Cambridge City Council to consult on a new strategy to help biodiversity - Greens urge residents to get involved

22 July 2021

Cambridge City Council will be launching a public consultation on its new 2021-2030 Draft Biodiversity Strategy on 23rd July.

Hannah Copley, Cambridge Green Party councillor and the Environment and Community Spokesperson for the Green & Independent Group says, “We are delighted to see the council offering an updated approach to improving the city’s biodiversity. This is sorely needed in a city that is seeing ongoing biodiversity decline, in a county and country that are both hugely nature depleted. We have seen during the pandemic the huge value of access to nature and green spaces for people’s physical and mental health. We need the outcome of the consultation to be a set of concrete and specific action points that will rapidly reverse the destruction of nature in and around the city.” 

The Council’s 2006 Nature Conservation Strategy achieved many of its aims, but we urgently need a new strategy that meets current legislation and policy requirements, and addresses the biodiversity emergency. The new draft is based on the recognised need for “measurable biodiversity net gain”, and reflects the Cambridge Nature Network plan prepared by the local Wildlife Trust and Cambridge Past Present and Future, and wider initiatives such as the Wicken Fen Vision and Fen Biosphere project.

The draft strategy is based on a recent city wildlife audit, and seeks to improve the Cam and its associated chalk streams, wetlands, trees, grasslands, hedgerows and the urban environment.  There are three core themes: (1) embedding biodiversity across all Council services; (2) enhancing Council-managed local wildlife reserves and green spaces; and (3) “Nature in your Neighbourhood”, or working with communities to improve nature locally.    The Green Party strongly supports the continuation of the Canopy Project which aims to increase tree cover, the implementation of the Council’s decision on a major reduction in pesticide-use, and the creation of more wildflower meadows and verges, but there need to be more measurable targets.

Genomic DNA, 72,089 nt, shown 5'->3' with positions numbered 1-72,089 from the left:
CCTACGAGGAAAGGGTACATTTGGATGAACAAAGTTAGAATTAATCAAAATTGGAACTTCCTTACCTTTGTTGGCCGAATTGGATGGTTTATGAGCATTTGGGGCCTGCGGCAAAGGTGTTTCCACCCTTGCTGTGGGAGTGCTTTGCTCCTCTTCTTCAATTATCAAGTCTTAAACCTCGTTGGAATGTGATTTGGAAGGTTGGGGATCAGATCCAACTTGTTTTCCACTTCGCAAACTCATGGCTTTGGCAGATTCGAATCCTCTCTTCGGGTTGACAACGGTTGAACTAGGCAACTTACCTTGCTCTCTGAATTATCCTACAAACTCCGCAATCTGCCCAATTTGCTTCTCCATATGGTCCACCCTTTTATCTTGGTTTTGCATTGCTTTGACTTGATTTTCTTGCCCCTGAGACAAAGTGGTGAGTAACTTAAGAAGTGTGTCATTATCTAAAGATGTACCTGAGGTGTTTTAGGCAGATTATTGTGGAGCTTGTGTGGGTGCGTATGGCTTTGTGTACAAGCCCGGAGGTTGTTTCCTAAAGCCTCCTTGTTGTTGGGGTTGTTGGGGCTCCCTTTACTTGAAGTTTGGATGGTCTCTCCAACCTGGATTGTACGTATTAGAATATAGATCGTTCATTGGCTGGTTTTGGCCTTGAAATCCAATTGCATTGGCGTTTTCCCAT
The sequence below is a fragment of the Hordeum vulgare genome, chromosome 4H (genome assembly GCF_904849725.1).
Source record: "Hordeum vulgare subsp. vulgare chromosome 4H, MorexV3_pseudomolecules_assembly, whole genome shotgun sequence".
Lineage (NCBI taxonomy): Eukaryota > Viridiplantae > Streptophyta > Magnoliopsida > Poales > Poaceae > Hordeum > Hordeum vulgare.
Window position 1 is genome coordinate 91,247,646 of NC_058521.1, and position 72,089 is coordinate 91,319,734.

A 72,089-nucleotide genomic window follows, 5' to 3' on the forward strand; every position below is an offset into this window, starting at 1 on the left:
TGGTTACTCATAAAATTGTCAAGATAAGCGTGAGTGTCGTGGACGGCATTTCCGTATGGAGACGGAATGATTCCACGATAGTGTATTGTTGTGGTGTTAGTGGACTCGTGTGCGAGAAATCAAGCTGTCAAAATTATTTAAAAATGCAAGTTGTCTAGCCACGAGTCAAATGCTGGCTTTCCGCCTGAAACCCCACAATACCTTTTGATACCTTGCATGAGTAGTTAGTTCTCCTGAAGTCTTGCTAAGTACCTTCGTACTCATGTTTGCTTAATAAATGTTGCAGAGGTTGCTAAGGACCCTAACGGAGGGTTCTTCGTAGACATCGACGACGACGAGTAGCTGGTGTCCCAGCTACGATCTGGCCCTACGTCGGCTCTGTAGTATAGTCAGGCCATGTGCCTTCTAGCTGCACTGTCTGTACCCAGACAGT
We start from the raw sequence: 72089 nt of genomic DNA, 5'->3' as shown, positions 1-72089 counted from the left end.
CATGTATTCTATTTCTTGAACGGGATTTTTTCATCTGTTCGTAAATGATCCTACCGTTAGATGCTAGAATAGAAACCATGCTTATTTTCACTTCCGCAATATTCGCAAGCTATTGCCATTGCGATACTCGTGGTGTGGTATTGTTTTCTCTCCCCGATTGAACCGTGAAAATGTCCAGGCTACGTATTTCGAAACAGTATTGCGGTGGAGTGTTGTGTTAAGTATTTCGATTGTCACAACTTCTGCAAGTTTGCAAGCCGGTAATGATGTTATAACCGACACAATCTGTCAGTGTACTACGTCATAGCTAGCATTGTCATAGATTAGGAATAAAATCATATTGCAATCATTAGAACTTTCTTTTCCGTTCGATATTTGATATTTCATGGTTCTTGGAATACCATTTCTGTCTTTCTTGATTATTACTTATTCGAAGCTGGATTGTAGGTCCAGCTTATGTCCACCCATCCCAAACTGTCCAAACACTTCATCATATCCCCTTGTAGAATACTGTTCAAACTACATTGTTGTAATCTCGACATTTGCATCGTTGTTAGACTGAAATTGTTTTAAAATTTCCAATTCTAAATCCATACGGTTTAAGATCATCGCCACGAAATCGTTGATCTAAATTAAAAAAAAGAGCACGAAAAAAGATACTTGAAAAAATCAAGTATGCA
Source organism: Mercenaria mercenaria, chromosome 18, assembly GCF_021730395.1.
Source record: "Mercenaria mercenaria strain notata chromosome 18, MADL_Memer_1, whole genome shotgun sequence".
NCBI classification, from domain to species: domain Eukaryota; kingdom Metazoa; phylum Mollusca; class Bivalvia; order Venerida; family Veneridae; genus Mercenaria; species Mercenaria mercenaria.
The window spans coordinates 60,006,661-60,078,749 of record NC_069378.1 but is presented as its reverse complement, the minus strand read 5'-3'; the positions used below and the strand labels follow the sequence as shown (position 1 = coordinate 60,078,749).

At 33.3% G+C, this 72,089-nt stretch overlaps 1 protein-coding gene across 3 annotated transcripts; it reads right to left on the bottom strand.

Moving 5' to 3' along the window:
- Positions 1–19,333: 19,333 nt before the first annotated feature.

The Draft Strategy is ambitious.  Its implementation will require the support of voluntary groups (e.g. Friends of Logan’s Meadow) and the activation of the wealth of knowledge and expertise on conservation available in the city.  But, if water over-abstraction and runaway development are not also fully addressed, the strategy will remain a pipe dream. The Green Party would like assurance that existing and proposed budgets are ring-fenced, that there is sufficient funding for the number of Council officers required for implementation of the strategy, and that the fundamental issues that cause biodiversity decline are taken fully into account.

We urge everyone who enjoys the city’s green spaces and wildlife areas to read and send in comments.  The consultation will be open for 12 weeks, and will be available at


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